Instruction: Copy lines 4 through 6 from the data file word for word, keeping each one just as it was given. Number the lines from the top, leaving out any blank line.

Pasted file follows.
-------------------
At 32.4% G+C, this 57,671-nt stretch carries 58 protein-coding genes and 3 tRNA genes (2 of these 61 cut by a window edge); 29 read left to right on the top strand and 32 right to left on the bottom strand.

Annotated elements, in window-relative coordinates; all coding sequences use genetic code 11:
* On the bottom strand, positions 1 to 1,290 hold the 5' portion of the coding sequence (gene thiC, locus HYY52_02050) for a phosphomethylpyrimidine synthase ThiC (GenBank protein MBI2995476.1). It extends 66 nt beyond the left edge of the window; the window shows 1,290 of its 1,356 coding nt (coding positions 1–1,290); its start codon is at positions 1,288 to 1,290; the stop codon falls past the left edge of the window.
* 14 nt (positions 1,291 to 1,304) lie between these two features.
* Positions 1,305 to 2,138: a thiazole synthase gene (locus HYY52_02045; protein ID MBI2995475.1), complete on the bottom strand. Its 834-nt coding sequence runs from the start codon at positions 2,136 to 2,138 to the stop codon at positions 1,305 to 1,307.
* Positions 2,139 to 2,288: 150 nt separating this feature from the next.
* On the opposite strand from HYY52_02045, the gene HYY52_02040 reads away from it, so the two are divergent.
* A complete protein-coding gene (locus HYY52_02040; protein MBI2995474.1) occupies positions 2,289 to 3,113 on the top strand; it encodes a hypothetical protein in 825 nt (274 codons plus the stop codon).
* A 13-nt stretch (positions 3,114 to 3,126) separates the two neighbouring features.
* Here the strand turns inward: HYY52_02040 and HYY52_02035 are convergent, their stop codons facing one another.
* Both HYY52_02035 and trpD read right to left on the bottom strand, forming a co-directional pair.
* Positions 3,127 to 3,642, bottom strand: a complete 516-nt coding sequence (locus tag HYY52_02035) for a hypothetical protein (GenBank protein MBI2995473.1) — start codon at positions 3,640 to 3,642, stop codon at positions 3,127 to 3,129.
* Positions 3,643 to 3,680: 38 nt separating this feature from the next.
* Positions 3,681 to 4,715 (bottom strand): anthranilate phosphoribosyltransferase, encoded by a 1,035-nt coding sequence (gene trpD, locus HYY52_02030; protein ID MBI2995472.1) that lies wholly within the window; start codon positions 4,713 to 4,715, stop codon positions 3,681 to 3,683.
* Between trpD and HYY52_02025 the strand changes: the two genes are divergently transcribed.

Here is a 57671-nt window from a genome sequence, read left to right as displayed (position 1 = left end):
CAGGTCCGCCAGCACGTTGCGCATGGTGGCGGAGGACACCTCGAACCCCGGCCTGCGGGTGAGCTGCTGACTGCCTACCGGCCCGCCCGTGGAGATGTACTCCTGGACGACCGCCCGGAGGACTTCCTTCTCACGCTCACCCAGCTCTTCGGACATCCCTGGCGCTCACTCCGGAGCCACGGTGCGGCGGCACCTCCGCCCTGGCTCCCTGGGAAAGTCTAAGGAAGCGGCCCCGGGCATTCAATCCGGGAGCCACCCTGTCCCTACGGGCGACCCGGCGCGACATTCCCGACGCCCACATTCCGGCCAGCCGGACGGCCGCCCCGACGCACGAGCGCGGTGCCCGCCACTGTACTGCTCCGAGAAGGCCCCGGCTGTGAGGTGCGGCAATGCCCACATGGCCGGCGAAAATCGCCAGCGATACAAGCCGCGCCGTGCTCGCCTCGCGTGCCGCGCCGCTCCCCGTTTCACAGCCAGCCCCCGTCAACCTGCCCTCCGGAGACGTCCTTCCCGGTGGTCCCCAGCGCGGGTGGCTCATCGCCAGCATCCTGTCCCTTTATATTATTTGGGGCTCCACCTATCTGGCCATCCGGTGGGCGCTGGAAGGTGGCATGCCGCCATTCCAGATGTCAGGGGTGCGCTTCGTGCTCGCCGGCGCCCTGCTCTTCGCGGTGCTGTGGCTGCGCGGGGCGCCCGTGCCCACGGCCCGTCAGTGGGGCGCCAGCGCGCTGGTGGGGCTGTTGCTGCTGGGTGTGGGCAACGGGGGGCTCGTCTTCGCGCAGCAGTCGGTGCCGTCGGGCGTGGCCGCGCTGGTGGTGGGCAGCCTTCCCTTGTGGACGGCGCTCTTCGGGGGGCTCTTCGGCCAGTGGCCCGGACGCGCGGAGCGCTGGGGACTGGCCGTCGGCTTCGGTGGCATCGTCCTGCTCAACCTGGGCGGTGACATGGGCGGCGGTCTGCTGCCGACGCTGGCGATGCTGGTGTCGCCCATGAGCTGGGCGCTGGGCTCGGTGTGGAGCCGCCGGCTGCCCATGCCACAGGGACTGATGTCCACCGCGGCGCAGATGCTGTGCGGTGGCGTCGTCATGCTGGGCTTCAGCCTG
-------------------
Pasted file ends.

* 14 nt (positions 1,291 to 1,304) lie between these two features.
* Positions 1,305 to 2,138: a thiazole synthase gene (locus HYY52_02045; protein ID MBI2995475.1), complete on the bottom strand. Its 834-nt coding sequence runs from the start codon at positions 2,136 to 2,138 to the stop codon at positions 1,305 to 1,307.
* Positions 2,139 to 2,288: 150 nt separating this feature from the next.